Oil-in-water topical formulations may be formulated in a number of ways, all of which depend primarily on the alignment of the emulgent or emulsifying agent and emulsion stabiliser at the oil/water interface, with the non-polar or lipophilic groups soluble in the oil phase and the polar or hydrophilic or lipophilic groups in the aqueous or continuous phase. Thus the more polar hydrophilic emulgents result in oil-in-water emulsions. This principle has been systemised in the idea of a `hydrophilic-lipophilic balance` (H.L.B.) Griffen, W. C, J. Soc. Cos. Met. Chem., 1954, 5, 249 and the various emulgents have been allocated H.L.B. numbers from which their behaviour with constituents of the aqueous and oil phases (to which are applied theoretical required H.L.B. figures) may be predicted.
It is a well established theory of oil-in-water emulsion formulation that the combination of a lipophilic emulgent with a hydrophilic emulgent of the same chemical type may be used in varying proportions to give the required H.L.B. value. With the high concentration of polyhydric alcohol required to maximise acyclovir release from the formulation of the present invention an H.L.B. value of from 3.5 to 10.0, preferably 4.0 to 8.0, most preferably about 5.5, is desirable, compared with the accepted H.L.B. range for mineral oil-in-water emulsions of 8 to 18.
Emulgents and emulsion stabilisers suitable for use in the formulation of the present invention include polyoxyethylene sorbitan monostearate (polysorbate 60), sorbitan monostearate, sorbitan mono-oleate, cetostearyl alcohol, myristyl alcohol, glyceryl mono-stearate and sodium lauryl sulphate. One preferred combination of emulgents is cetostearyl alcohol and sodium lauryl sulphate in a ratio of from 3:1 to 30:1 preferably from 6:1 to 20:1, most preferably from 9:1 to 15:1.
In addition, the formulation may optionally contain other emulgents such as poloxamers in an amount of from 0.1 to 3% w/w, preferably 0.3 to 2% w/w, most preferably about 1% w/w of the formulation.
The choice of suitable oils or fats for the formulation is based on achieving the desired cosmetic properties, since the solubility of acyclovir in most oils likely to be used in pharmaceutical emulsion formulations in very low. Thus the cream should preferably be a non-greasy, non-staining and washable product with suitable consistency to avoid leakage from tubes or other containers. Straight or branched chain, mono- or dibasic alkyl esters such as di-isoadipate, isocetyl stearate, propylene glycol diester of coconut fatty acids, isopropyl myristate, decyl oleate, isopropyl palmitate, butyl stearate, 2-ethylhexyl palmitate or a mixed ester of 2-ethyl hexanoic acid with a blend of cetyl or stearyl alcohols known as Crodamol CAP may be used, the last three being the preferred esters. These may be used singly or in combination depending on the properties required. Alternatively, high melting point lipids such as white soft paraffin and/or liquid paraffin or other mineral oils can be used.
The present invention further provides a method for the preparation of a topical pharmaceutical formulation, as hereinbefore defined, which comprises mixing the combination of acyclovir, polyhydric alcohol and water with the oil phase.
The manner of formulating the emulsion will of course vary according to the amount and nature of the constituents, but nevertheless follows known techniques in emulsion technology (see The Pharmaceutical Codex, London, The Pharmaceutical Press, 1979). For example the acyclovir may be initially incorporated wholely in the aqueous portion where it may form a solution alone, or a mixed solution/suspension, and then emulsified with the ointment base. Alternatively where high concentrations of acyclovir are being used, a part of the aqueous portion may be formulated as an emulsion, and the balance of the water, polyhydric alcohol and acyclovir added to and dispersed into the emulsion. In another technique the acyclovir may be included in the emulsifying ointment prior to emulsification with the aqueous portion. In using these procedures, it is preferable to heat the aqueous portion and the ointment base to about 40° to 80° C., preferably 50° to 70° C., prior to emulsification which may be achieved by vigorous agitation using for example a standard laboratory mixer. Finer dispersions of the oil phase may be obtained by homogenising or milling in a colloidal mill.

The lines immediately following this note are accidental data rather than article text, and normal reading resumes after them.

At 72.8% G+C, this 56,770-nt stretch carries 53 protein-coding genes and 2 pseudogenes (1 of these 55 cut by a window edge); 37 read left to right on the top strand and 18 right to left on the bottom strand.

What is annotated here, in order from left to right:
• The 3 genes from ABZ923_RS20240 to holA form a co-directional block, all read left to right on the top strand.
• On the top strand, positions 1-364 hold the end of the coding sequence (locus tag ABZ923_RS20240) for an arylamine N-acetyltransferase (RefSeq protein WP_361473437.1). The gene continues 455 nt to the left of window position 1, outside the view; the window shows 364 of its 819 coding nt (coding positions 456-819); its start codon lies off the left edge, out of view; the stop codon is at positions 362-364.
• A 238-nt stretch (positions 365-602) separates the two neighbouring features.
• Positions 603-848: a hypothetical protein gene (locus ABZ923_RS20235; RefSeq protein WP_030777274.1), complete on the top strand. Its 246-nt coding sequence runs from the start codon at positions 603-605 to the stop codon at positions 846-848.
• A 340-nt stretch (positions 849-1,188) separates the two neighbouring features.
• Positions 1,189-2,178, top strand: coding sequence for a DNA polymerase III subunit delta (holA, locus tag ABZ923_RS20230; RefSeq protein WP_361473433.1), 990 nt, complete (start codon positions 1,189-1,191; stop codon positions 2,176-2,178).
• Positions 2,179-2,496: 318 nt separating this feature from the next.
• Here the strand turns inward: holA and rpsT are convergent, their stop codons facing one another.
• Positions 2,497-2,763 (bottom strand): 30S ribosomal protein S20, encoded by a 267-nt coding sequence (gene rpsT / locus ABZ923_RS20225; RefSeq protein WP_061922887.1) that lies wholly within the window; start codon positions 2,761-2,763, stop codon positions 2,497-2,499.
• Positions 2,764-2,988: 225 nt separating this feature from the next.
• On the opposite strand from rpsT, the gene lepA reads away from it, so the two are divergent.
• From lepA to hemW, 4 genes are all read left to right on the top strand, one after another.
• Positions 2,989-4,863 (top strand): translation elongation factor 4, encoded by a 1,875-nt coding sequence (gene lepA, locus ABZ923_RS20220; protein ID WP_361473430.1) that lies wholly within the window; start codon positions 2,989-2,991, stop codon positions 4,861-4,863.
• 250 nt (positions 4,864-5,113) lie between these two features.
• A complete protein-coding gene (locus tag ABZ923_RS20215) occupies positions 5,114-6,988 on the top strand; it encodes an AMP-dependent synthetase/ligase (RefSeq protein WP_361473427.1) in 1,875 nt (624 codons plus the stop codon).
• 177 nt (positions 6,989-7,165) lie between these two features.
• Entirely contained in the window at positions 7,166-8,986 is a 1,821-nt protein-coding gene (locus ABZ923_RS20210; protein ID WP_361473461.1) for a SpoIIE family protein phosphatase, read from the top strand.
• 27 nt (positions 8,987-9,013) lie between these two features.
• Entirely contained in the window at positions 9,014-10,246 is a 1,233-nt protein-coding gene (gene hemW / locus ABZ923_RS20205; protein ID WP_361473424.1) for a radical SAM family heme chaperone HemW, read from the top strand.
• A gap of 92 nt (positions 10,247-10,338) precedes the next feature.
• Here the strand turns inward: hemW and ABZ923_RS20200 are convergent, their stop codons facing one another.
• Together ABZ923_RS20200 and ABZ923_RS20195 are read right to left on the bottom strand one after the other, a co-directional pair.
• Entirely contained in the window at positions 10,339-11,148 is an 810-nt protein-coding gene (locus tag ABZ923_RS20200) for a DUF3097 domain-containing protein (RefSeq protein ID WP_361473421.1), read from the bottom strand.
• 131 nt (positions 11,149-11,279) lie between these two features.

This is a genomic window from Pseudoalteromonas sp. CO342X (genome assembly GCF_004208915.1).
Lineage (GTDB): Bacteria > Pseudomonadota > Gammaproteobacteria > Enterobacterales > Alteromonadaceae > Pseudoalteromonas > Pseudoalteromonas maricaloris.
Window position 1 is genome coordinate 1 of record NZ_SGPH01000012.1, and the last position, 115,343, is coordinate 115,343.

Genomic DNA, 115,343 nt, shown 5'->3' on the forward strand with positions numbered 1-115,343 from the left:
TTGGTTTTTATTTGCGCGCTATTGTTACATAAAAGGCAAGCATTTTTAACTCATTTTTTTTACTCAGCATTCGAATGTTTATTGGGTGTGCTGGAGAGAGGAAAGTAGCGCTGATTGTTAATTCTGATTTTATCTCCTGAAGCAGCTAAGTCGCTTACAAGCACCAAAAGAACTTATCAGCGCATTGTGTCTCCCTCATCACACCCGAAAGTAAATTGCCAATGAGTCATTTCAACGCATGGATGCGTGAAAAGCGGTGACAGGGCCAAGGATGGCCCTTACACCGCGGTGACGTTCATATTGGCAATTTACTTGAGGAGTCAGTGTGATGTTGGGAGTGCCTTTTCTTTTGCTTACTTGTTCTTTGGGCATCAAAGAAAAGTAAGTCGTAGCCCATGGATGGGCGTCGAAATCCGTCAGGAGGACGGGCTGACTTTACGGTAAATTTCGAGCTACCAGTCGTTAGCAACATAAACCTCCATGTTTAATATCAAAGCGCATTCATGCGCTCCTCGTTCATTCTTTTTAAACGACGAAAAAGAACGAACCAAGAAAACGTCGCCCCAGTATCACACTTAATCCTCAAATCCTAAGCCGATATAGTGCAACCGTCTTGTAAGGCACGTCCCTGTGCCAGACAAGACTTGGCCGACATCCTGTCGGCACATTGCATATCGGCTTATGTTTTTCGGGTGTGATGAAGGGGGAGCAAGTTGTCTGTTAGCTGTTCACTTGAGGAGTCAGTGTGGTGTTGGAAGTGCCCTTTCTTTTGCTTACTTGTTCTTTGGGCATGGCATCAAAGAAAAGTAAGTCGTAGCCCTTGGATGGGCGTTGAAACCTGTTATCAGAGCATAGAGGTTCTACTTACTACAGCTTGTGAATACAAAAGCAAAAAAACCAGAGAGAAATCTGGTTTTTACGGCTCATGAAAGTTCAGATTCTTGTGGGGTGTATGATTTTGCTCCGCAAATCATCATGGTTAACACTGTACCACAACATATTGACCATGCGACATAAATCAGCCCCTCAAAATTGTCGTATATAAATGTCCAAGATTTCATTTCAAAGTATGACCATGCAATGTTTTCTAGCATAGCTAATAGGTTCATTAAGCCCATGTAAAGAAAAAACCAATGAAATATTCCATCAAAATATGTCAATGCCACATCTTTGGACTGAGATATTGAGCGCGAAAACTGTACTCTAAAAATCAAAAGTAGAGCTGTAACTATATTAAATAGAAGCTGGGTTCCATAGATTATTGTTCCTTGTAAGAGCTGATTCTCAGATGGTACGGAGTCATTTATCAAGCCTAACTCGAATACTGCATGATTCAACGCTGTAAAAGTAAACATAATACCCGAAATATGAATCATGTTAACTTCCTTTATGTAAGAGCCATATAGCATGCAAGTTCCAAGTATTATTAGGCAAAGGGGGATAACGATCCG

A topical formulation of the present invention may be used in the treatment or prevention of viral infections caused for example by Herpes zoster, Herpes varicella and Herpes simplex types 1 and 2, which cause diseases such as shingles, chicken pox, cold sores and genital herpes. The formulation should desirably be applied to the affected area of skin from 2 to 6 times daily, preferably from 3 to 4 times.
The following are examples of the invention.
An aqueous cream was prepared from the following ingredients:
1. Acyclovir: 20.0 g
2. Cetostearyl alcohol, B.P.: 67.5 g
3. Sodium lauryl sulphate, B.P.: 7.5 g
4. White soft paraffin, B.P.: 125.0 g
5. Liquid paraffin, B.P.: 50.0 g
6. Propylene glycol, B.P.: 400.0 g
7. Purified water, B.P. to: 1000.0 g.
A part of the acyclovir (2 g) was dissolved in the water and propylene glycol at ambient temperature to produce an aqueous solution. The paraffins (4,5) and emulsifiers (2,3) were mixed together and heated to 60° C., and emulsified with the aqueous solution, also at 60°C., using a laboratory mixer at 8000 r.p.m.. The remaining acyclovir was added, the mixture dispersed, allowed to cool, and filled into lacquered aluminium tubes.
In the manner described above, an aqueous cream was prepared containing 5% w/w acyclovir.
1. Acyclovir: 2.0 g
2. Isopropyl myristate, B.P.: 100.0 g
3. 2-Ethylhexyl palmitate: 50.0 g
4. Light liquid paraffin, B.P.: 50.0 g
5. Cetostearyl alcohol, B.P.: 30.0 g
6. Glyceryl monostearate, B.P.: 16.0 g
7. Polysorbate 60, B.P.C.: 4.0 g
8. Propylene glycol, B.P.: 400.0 g
9. Purified water, B.P. to: 1000.0 g.
The cream was prepared in the manner described in Example 1 except that all the acyclovir was initially dissolved in the propylene glycol/water ingredients (8,9).
An aqueous cream was prepared from the following ingredients by the method described in Example 1.
1. Acyclovir: 20.0 g
2. Cetostearyl alcohol, B.P.: 67.5 g
3. Sodium lauryl Sulphate, B.P.: 7.5 g
4. White soft paraffin, B.P.: 125.0 g
5. Liquid paraffin, B.P.: 50.0 g
6. Butane 1,3-diol, B.P.: 400.0 g
7. Purified water, B.P. to: 1000.0 g.
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|International Classification||A61K47/10, A61K9/00, A61P17/00, A61K9/06, A61P31/12, A61K31/52, A61K9/107|
|Cooperative Classification||A61K31/52, A61K47/10, A61K9/0014|
|European Classification||A61K9/00M3, A61K31/52, A61K47/10|
|Jan 26, 1993||CC||Certificate of correction|
|Mar 28, 1994||FPAY||Fee payment|
Year of fee payment: 4
|Apr 7, 1998||FPAY||Fee payment|
Year of fee payment: 8
|Mar 21, 2002||FPAY||Fee payment|
Year of fee payment: 12